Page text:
40-Gig Gets Extended
So kicks off another year of 40-Gbit/s talk at the OFC/NFOEC conference. 40-Gbit/s Sonet OC768 (or STM256) networking was a hot issue during the bubble, circa 2000, before many startups pursuing the technology shut such efforts down. But talk of a 40-gig revival started simmering at last year's conference. (See 40-Gig Begins Its Ramp.)
To be fair, Kailight shows no ambitions of wanting to be a transponder powerhouse. Rather, the company says it's responding to the vacancy it sees in the long-haul market.
That's the arena where Kailight makes its money. The company is best known for TASR, a line of wavelength converters and signal regenerators that target long-reach optical links, with distance being a key selling point. (See Wavelength Converters Go the Distance.)
The transponder came about after Kailight hired some engineers from TeraSea Inc. , another components startup aimed at long-reach optics. "TASR works in the midpoint of the network, anywhere you would do OEO [optical-electrical-optical] conversions. This extends us out to the endpoints," says Neil Salisbury, Kailight vice president of marketing. (See Kailight Preps for OFC.)
The OC768 modules on the market so far have targeted distances of 2 km or less. Kailight is going further than that by using what's called optical duobinary signaling (ODB), an alternative to the return-to-zero (RZ) and non-return-to-zero (NRZ) modulation normally associated with optical transponders. ODB can be found in places such as the early Bell Labs research on 100 Gbit/s Ethernet. (See Lucent Tries 100 GigE .)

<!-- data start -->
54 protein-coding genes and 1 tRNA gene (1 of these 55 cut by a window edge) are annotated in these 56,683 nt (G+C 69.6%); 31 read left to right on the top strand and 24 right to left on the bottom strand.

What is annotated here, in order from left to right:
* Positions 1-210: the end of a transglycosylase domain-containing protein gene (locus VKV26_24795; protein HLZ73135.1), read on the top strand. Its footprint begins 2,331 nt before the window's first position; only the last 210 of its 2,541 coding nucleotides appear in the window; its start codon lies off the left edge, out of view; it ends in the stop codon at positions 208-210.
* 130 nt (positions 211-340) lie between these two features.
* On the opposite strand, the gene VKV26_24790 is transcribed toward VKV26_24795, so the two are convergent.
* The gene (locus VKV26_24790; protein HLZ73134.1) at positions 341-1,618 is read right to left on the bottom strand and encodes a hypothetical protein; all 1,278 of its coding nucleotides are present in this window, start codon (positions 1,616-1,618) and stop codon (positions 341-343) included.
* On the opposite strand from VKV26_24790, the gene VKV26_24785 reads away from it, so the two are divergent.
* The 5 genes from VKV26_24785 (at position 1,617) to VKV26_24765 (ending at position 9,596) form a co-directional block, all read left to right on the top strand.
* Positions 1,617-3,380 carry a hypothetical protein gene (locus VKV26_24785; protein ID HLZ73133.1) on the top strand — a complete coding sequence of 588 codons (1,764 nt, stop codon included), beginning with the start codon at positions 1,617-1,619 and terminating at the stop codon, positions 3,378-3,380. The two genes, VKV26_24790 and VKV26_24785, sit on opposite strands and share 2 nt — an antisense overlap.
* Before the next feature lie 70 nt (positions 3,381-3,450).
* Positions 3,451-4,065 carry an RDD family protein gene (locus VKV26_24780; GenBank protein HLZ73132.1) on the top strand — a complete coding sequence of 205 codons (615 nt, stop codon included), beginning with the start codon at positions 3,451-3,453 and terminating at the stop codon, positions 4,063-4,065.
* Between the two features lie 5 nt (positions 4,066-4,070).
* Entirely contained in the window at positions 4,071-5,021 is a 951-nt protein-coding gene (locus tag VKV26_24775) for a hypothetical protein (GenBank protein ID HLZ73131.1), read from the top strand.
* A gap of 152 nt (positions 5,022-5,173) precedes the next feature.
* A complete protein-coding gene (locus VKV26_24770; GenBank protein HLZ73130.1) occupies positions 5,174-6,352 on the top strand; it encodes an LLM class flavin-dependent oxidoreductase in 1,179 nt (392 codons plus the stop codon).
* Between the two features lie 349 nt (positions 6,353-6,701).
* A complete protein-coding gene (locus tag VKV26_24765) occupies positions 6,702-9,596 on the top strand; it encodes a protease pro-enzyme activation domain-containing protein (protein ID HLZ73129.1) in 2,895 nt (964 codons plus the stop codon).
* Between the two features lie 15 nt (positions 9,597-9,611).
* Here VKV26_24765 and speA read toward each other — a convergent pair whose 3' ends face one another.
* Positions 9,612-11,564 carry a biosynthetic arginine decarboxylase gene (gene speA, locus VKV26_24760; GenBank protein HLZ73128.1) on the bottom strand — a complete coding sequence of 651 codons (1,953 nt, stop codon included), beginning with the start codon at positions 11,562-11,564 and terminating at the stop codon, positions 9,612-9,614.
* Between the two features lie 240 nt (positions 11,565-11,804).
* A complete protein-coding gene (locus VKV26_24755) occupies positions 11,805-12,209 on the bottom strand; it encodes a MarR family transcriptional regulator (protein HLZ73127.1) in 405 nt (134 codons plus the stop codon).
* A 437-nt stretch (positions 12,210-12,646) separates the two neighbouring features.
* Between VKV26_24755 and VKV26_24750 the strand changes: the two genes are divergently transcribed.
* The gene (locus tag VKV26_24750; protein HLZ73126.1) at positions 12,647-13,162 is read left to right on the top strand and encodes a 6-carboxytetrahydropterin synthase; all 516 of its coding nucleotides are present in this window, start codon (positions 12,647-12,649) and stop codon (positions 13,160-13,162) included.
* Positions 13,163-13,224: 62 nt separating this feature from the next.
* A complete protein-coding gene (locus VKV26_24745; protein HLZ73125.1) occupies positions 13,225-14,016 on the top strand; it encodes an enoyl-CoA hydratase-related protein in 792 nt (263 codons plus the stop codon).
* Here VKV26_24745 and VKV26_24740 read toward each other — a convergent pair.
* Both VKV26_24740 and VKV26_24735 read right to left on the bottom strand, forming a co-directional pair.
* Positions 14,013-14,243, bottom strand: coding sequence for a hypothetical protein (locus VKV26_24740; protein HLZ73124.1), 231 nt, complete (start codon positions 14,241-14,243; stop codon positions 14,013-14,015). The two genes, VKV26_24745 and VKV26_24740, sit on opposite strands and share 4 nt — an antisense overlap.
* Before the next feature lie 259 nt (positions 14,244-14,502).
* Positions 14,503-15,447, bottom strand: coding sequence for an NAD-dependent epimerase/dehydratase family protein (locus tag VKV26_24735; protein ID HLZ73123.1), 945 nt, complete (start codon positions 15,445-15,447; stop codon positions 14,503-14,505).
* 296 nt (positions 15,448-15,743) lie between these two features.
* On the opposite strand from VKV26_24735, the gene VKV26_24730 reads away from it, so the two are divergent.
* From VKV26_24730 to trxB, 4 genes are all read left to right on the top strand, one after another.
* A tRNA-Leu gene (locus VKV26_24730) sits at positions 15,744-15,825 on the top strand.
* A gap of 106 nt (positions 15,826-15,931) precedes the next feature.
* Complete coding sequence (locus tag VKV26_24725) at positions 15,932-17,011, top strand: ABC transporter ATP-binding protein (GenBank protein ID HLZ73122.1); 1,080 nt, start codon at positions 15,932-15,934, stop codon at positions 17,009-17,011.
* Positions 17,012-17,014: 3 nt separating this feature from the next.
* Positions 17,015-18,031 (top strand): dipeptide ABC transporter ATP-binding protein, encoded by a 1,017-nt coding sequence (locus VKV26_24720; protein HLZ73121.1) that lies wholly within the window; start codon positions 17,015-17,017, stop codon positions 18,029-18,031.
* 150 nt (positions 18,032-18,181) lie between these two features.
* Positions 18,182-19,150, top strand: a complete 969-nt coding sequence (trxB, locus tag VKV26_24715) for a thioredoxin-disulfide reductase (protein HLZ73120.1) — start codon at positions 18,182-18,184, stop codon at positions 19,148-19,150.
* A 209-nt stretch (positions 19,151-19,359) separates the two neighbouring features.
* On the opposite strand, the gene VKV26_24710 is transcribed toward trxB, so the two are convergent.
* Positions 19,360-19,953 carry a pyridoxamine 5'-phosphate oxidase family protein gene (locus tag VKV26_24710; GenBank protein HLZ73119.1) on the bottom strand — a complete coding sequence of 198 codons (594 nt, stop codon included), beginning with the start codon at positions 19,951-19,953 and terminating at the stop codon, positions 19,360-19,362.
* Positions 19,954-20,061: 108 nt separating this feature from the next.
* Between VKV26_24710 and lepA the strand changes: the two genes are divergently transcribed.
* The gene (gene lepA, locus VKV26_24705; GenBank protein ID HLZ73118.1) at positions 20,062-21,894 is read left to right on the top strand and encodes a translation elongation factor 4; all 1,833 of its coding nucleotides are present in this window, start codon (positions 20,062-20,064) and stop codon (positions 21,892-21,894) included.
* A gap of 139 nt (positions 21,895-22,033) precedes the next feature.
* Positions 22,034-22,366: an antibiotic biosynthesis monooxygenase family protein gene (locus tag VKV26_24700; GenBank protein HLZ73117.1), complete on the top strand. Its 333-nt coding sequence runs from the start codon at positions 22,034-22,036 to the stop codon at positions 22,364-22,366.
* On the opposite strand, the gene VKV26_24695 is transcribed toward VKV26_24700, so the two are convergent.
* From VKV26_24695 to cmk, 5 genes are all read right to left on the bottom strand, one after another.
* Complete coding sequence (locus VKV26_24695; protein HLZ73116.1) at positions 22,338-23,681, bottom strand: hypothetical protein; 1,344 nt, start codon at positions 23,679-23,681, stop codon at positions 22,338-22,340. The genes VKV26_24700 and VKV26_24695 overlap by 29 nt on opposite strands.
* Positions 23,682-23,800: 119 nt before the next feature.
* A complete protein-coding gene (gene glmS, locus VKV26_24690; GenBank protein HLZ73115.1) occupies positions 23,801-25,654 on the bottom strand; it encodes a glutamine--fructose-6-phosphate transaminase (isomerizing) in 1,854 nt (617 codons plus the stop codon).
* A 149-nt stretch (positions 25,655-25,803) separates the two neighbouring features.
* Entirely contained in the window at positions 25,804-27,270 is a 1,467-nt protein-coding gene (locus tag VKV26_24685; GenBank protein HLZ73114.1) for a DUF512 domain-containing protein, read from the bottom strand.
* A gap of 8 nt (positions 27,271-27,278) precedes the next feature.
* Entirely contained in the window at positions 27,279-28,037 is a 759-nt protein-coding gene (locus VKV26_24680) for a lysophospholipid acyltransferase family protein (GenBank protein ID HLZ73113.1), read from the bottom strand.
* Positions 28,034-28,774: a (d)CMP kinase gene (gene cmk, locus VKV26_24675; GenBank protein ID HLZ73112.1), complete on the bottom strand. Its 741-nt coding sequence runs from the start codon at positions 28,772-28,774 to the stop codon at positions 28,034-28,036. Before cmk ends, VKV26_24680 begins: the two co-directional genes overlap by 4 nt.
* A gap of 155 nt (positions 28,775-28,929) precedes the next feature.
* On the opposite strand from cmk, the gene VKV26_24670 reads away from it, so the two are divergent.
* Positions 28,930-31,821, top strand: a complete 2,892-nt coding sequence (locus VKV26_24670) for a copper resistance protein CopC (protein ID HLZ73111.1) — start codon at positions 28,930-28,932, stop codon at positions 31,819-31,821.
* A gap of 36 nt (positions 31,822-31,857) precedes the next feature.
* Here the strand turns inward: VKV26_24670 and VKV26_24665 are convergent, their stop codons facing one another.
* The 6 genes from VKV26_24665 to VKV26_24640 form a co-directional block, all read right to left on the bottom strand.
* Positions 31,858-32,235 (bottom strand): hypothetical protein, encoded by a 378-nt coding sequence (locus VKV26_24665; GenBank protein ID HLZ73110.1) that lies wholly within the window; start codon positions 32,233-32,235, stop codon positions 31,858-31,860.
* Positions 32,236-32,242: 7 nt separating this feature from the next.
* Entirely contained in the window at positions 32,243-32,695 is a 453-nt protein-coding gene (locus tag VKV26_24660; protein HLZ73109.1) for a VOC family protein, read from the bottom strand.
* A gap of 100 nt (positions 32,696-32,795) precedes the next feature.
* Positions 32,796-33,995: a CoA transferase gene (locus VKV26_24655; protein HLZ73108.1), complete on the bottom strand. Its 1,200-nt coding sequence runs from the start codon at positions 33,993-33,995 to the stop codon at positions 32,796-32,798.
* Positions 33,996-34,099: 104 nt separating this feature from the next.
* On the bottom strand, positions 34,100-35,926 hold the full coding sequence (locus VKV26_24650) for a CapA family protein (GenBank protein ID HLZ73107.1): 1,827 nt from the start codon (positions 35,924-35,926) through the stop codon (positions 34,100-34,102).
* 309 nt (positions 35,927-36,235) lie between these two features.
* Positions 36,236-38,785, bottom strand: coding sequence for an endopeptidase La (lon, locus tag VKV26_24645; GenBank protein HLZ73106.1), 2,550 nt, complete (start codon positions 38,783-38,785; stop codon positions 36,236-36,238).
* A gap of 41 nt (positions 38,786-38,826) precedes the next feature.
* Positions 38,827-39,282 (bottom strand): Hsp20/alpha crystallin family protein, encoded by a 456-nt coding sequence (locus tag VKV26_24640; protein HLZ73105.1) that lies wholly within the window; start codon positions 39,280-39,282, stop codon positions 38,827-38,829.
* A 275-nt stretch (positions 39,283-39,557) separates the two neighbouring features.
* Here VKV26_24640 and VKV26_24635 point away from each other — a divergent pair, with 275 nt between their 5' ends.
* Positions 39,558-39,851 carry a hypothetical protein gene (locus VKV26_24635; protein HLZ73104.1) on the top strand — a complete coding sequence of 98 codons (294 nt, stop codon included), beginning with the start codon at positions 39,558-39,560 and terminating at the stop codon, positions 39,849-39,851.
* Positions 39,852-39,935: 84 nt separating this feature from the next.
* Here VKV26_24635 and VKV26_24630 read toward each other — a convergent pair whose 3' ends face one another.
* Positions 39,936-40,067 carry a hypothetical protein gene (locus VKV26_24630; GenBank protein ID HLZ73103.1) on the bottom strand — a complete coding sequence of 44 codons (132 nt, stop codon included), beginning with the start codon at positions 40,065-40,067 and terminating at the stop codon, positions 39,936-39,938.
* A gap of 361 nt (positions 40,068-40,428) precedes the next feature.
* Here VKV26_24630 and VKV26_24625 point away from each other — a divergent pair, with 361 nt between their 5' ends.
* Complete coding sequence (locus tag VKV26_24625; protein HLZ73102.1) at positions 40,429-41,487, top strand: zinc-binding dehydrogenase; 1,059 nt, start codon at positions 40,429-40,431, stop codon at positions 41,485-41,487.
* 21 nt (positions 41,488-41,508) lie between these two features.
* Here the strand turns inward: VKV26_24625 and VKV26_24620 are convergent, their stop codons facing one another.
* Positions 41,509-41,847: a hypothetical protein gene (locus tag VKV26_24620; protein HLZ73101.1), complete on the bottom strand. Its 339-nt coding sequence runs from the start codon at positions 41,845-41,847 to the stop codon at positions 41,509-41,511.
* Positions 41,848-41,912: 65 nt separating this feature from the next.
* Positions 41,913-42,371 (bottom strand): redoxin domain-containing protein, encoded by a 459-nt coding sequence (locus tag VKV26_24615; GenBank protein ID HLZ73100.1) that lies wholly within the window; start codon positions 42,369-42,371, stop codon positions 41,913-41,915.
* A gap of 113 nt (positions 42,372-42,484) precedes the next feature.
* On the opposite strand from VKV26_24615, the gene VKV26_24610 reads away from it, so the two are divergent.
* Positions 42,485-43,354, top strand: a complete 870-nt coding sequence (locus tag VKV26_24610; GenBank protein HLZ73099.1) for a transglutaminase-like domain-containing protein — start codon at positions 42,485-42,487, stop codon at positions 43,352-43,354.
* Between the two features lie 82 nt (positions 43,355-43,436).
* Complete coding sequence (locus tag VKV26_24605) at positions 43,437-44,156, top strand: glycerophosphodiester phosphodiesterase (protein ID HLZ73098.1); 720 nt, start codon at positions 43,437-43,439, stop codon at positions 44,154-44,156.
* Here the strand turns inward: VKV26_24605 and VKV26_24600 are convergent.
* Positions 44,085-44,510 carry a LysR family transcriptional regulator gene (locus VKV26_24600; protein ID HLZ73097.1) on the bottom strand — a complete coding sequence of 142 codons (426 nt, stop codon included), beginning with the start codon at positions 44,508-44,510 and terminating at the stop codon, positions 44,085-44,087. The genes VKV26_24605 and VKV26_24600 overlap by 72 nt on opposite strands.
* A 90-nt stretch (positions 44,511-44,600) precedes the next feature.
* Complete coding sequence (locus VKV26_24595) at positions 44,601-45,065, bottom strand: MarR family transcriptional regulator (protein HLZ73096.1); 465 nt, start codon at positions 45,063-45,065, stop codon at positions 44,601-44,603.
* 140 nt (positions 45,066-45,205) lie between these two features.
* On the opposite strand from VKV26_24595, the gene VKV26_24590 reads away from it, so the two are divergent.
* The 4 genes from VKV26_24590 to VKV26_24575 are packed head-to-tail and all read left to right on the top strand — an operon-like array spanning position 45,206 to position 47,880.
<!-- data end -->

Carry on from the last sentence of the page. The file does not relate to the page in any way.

Kailight claims its transponders, conforming to the 300-pin multisource agreement, will be the first ODB 40-Gbit/s option on the open market. Cisco Systems Inc. (Nasdaq: CSCO) is deploying duobinary 40-Gbit/s cards from StrataLight Communications , but Salisbury says those aren't available as merchant parts; equipment vendors would have to go to Cisco, essentially. (StrataLight didn't return a call for comment on Friday.)
Big whoop, competitors say. Longer distances for OC768 are nice but not yet necessary. "This is the first I'm hearing" of anyone building a duobinary 40-Gbit/s module, says Ed Cornejo, director of marketing for Opnext Inc. (Nasdaq: OPXT) "Nobody's pressing for it."
Some believe a more likely long-term answer is found in an even longer alphaglommeration: RZDPSK: return-to-zero differential phase-shift keying. "That gives you a very long reach, potentially 1,000 km to 1,500 km," compared with more like 600 km for ODB, says Saied Aramideh, vice president of marketing for CoreOptics Inc. , which plans to skip ahead to the RZDPSK step. "We will be out with customers in various stages of qualification [for RZDPSK 40-Gbit/s transponders] by the end of the year."
Kailight is set to begin sampling transponder modules this summer, Salisbury says, with general availability slated for the end of the year.
— Craig Matsumoto, Senior Editor, Light Reading